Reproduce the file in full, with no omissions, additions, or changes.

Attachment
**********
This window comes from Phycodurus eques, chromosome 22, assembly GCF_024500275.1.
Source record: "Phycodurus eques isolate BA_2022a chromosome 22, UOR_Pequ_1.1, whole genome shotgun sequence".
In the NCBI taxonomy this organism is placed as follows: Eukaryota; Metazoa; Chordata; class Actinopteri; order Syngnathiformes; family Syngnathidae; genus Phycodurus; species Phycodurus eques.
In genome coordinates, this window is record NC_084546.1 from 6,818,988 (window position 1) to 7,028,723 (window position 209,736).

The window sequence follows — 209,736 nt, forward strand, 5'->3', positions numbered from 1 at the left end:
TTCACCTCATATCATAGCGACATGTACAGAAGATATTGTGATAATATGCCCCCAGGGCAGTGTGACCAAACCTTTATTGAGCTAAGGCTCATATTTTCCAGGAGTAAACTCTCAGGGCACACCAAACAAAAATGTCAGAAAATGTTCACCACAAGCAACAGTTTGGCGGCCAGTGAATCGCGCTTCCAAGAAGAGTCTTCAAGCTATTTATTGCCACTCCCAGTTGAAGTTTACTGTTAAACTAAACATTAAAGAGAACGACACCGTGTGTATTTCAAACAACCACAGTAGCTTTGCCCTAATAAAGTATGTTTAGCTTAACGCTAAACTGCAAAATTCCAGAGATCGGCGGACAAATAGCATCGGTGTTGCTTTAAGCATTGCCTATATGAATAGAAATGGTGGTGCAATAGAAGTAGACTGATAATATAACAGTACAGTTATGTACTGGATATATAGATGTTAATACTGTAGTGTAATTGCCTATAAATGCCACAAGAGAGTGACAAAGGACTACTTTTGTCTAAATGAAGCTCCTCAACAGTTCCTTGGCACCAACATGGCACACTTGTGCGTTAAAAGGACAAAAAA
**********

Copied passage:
This window comes from Phycodurus eques, chromosome 22, assembly GCF_024500275.1.
Source record: "Phycodurus eques isolate BA_2022a chromosome 22, UOR_Pequ_1.1, whole genome shotgun sequence".
In the NCBI taxonomy this organism is placed as follows: Eukaryota; Metazoa; Chordata; class Actinopteri; order Syngnathiformes; family Syngnathidae; genus Phycodurus; species Phycodurus eques.
In genome coordinates, this window is record NC_084546.1 from 6,818,988 (window position 1) to 7,028,723 (window position 209,736).

The window sequence follows — 209,736 nt, forward strand, 5'->3', positions numbered from 1 at the left end:
TTCACCTCATATCATAGCGACATGTACAGAAGATATTGTGATAATATGCCCCCAGGGCAGTGTGACCAAACCTTTATTGAGCTAAGGCTCATATTTTCCAGGAGTAAACTCTCAGGGCACACCAAACAAAAATGTCAGAAAATGTTCACCACAAGCAACAGTTTGGCGGCCAGTGAATCGCGCTTCCAAGAAGAGTCTTCAAGCTATTTATTGCCACTCCCAGTTGAAGTTTACTGTTAAACTAAACATTAAAGAGAACGACACCGTGTGTATTTCAAACAACCACAGTAGCTTTGCCCTAATAAAGTATGTTTAGCTTAACGCTAAACTGCAAAATTCCAGAGATCGGCGGACAAATAGCATCGGTGTTGCTTTAAGCATTGCCTATATGAATAGAAATGGTGGTGCAATAGAAGTAGACTGATAATATAACAGTACAGTTATGTACTGGATATATAGATGTTAATACTGTAGTGTAATTGCCTATAAATGCCACAAGAGAGTGACAAAGGACTACTTTTGTCTAAATGAAGCTCCTCAACAGTTCCTTGGCACCAACATGGCACACTTGTGCGTTAAAAGGACAAAAAA